Outlining the text correctly yet missing the point entirely
It is hard to miss the obvious textual outline of Genesis 12-50. I don’t know that I have ever read a commentary that neglected to observe that the structure of this narrative revolves around the four ancient Jewish patriarchs: Abraham/Isaac (12-25), Jacob (26-36), Joseph (37-50). Through the words of my childhood Sunday school teachers and curricula, the stories of these patriarchs fell upon my innocent ears—whether intended or not—as the history of undeniably virtuous God-followers, exemplars of what it means to love and trust God, to live righteously. I now cringe at such an interpretive framework from two perspectives.
Identifying the central character
First, the central character of Genesis 12-50 is not Abraham, Isaac, Jacob, or Joseph. No, the prime actor is none other than the One who refuses to be thwarted in propelling forward His redemptive project and prospering fulfillment of His redemptive promises. In fact, any interpretive framework that fails to recognize God as the central character and pre-eminent actor in the entire biblical narrative is a huge and tragic distortion, one we should seek to correct for ourselves and others at every turn.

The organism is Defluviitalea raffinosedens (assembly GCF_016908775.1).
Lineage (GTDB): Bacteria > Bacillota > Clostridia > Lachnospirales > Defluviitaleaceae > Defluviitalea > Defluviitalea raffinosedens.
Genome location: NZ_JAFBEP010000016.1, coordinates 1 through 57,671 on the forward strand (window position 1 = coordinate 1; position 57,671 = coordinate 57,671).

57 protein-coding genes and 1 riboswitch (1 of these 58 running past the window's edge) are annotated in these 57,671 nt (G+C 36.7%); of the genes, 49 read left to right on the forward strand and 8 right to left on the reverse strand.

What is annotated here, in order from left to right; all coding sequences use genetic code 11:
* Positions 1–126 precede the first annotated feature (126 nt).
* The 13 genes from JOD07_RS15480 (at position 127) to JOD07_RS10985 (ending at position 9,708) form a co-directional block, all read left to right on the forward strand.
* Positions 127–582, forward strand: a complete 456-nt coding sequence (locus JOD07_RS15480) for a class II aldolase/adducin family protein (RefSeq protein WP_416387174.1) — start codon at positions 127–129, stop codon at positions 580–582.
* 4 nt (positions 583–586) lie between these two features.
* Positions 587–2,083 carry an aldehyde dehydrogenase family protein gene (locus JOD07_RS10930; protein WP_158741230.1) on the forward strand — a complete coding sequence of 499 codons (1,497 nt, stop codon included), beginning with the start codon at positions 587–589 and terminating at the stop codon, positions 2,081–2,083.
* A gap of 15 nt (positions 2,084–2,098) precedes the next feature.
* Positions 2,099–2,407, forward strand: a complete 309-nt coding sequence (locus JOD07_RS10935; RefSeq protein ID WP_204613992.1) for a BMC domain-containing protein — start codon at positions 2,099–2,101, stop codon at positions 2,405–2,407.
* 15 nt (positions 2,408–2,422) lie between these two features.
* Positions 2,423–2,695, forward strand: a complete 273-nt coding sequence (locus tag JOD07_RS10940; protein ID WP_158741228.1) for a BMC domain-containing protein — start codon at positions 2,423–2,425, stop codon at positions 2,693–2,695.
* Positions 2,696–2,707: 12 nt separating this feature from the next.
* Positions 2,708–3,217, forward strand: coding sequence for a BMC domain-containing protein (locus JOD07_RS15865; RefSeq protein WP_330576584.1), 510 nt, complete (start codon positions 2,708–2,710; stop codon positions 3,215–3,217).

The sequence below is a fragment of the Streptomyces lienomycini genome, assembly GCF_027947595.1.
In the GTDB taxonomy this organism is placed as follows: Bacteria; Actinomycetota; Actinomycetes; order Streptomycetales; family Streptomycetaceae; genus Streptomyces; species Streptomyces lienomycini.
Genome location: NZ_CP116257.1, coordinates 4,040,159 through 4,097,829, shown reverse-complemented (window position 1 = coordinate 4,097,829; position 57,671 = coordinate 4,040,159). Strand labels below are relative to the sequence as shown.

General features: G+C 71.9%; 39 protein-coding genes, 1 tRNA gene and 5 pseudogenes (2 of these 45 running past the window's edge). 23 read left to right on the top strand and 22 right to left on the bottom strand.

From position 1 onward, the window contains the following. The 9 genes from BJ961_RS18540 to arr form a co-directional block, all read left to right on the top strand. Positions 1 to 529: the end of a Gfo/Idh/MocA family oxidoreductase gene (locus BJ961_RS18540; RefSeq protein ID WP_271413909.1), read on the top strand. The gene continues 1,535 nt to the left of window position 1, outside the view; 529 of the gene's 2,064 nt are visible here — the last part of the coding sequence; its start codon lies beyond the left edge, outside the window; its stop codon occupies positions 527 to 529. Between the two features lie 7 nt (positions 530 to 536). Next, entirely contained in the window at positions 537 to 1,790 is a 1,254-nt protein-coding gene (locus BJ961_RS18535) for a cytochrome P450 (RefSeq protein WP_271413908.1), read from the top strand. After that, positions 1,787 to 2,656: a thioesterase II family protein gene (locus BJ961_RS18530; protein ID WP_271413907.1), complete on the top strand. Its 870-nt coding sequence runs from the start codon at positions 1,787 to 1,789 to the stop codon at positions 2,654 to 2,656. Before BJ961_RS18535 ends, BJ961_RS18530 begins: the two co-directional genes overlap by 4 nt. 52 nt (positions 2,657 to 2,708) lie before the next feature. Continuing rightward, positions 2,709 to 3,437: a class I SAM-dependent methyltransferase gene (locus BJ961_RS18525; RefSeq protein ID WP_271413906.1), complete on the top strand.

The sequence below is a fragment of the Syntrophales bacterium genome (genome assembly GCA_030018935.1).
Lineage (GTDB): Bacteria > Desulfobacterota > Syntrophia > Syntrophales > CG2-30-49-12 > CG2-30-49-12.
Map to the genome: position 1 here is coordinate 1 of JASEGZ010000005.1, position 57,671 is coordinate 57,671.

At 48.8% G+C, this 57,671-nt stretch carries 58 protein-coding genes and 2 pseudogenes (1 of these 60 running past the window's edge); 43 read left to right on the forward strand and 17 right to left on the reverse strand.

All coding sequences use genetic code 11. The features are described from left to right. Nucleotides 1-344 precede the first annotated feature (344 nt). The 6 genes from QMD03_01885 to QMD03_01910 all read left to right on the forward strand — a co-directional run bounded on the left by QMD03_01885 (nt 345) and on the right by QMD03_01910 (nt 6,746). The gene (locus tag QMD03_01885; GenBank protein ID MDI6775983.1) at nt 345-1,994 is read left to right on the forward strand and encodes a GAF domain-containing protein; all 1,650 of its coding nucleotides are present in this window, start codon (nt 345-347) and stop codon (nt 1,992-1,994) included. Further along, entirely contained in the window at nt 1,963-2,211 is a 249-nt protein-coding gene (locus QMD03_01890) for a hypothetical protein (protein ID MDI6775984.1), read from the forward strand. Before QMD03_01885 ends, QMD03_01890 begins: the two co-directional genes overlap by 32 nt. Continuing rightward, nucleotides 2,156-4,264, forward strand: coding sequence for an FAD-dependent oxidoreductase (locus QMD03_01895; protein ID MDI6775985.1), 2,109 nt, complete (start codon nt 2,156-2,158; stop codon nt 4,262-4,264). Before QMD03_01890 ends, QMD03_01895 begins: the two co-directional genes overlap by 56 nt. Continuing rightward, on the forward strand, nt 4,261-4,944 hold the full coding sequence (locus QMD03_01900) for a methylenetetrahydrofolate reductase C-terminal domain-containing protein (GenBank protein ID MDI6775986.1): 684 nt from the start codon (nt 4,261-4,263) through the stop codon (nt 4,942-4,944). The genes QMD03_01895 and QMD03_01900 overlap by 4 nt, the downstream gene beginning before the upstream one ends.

More like zeroes than heroes
Second, I cringe at the notion that patriarchal history is essentially commendatory. The biblical truth about each of the four patriarchs is as unflattering as it is unvarnished. Abraham’s astonishing faith in obeying God’s directives to migrate to Canaan and later to sacrifice the child of promise is accompanied by a litany of episodes in which he exhibits failures ranging from cowardice, to deceitfulness, to presumption and prejudice. Isaac is portrayed more as a vacillating, gullible, even feckless husband and father than as a deserving heir and role model. Jacob is a study in contrasts. He is a shrewd, unscrupulous schemer yet paradoxically an opportunist who shows flashes of spiritual brilliance such as pledging his allegiance to the God who reveals himself to him, and humbly seeking reconciliation with the brother he defrauded. Profound hardship and injustice reshape Joseph from a brash, coddled, entitled young man to a godly, virtuous, capable and compassionate leader.
God’s favor always surprises
The notion that God favors the worthy is impossible to credit in Scripture. The story of redemption is a story of God’s outrageous and indefatigable grace from beginning (the literal meaning of “genesis”) to end. We simply cannot afford to forget that.
Fresh gleanings to fuel your leadership awareness, reflection, and conversations …
Unintended dependency is a tragic and perplexing aspect of our Western missionary legacy. Steve Saint challenges the notion that the appropriate response to “dependency is independency.” He suggests that the biblical antidote is interdependency. And he offers some practical suggestions as to how interdependency can work. Right on, Steve.